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POINT OF VIEW: Connected

Joyce Peterson

Today would have been Joyce Peterson’s 100th Birthday.

Joyce was my grandmother on my mother’s side, and she passed away six years ago at the age of 94.

She was an amazing woman, gifted and beautiful. I always thought she looked a little like Cabbot Cove’s Jessica Fletcher, but unlike Angela Lansbury’s most famous character, she didn’t leave a path of dead bodies and mystery in her wake.

What she did leave was a legacy.

My grandmother was a very creative person, like much of my family. She painted and sketched and made all kinds of art – her hand drawn birthday cards are still some of my most precious possessions. They often came with matching envelopes that she had also carefully hand-painted or sketched.

Grandma Joyce cards

But she had a passion for writing.

She wrote a bunch of plays for the kids at her church to perform, and she also directed and produced the plays, Broadway extravaganzas in her little church in Redondo Beach, California. Or it might have been the next town over – Hermosa Beach? In any case, she wasn’t above joining in the fun:

Joyce Peterson

This may be my favorite photo of her.

She also wrote short stories. One time, she shared one she’d written with a gay character. I don’t think I recognized the act for what it was at the time. Looking back now, I think it was an attempt to connect with me about something she didn’t totally understand, but nevertheless accepted about me unequivocally.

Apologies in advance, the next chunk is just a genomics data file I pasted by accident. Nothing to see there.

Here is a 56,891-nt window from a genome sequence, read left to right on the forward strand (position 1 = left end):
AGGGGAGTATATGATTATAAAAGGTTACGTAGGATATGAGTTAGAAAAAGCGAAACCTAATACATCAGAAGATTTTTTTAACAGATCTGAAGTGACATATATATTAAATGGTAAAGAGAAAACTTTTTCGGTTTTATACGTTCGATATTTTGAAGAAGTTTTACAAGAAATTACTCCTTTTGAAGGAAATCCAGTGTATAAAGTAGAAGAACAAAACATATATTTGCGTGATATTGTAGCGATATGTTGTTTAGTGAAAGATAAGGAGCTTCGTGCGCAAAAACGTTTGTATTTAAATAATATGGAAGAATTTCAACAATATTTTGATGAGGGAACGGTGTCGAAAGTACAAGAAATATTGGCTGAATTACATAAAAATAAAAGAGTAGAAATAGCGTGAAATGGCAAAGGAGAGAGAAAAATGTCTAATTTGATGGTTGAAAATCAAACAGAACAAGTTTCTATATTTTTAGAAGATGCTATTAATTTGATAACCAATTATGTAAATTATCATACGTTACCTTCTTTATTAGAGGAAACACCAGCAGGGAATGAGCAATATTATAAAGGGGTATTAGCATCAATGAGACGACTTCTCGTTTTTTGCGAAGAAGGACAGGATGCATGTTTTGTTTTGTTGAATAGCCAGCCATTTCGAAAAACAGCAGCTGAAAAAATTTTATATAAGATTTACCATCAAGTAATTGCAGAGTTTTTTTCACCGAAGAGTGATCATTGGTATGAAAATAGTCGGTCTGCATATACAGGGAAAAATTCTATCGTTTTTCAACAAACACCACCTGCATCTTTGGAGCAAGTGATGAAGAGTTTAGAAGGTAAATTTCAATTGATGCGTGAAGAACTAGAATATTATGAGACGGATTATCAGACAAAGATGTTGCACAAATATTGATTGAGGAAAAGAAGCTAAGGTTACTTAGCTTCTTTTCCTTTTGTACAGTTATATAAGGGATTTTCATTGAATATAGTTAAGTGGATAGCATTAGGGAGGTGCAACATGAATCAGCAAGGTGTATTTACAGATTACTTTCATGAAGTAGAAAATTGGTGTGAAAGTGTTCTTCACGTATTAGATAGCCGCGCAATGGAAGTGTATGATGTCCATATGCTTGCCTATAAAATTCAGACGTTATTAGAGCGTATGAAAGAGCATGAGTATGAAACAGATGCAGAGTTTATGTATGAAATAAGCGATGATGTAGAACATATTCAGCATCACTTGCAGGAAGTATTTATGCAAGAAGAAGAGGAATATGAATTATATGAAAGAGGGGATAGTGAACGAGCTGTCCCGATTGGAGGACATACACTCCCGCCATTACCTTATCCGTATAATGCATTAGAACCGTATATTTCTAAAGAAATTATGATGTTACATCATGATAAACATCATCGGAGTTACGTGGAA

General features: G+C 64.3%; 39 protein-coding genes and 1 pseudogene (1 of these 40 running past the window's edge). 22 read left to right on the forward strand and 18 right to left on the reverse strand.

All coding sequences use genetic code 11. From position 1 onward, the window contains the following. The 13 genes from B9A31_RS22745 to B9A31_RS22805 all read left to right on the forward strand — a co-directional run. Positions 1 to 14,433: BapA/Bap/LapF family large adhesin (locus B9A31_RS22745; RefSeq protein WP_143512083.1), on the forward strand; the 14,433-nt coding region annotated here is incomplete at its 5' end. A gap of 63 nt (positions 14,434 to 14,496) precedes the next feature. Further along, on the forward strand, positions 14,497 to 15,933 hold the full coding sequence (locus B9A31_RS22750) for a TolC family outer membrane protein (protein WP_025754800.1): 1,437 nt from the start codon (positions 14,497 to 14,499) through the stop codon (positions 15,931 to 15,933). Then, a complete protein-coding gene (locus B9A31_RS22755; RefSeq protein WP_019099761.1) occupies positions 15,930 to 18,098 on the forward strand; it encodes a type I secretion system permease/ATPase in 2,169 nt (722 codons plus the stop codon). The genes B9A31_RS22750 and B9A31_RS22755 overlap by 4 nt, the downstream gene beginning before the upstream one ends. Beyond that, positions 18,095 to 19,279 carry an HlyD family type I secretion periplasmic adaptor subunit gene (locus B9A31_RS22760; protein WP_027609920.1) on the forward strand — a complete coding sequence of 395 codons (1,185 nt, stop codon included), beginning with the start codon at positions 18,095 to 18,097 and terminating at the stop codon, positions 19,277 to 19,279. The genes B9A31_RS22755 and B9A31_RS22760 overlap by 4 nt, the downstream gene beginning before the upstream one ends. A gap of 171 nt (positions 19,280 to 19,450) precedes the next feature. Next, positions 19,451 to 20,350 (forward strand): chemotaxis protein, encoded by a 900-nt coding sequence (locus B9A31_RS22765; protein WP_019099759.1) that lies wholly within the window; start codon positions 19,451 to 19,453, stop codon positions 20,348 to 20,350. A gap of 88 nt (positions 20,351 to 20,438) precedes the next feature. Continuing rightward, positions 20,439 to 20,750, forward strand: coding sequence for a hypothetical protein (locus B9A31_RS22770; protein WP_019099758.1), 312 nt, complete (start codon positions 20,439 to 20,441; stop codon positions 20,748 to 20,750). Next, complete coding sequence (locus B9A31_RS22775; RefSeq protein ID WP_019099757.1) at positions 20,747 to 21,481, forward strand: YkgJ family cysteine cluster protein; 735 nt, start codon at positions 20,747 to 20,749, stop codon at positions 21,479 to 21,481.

She never had an issue with my being gay. As far as she was concerned, it was just a part of who I was.

I didn’t get it then, what sending this story mush have meant to her. But it doesn’t really matter. I understand now.

Six years after her passing, I have a newfound appreciation for who she was and her many talents. We are connected by blood, and by the gift for writing that she passed down to me. I am who I am in part because of her legacy, and her love for me that was never in doubt.

On your hundredth birthday, I thank you for everything you gave me – your love, your talent, and your understanding. And for still being a part of who I am to this day.

I love you, grandma.


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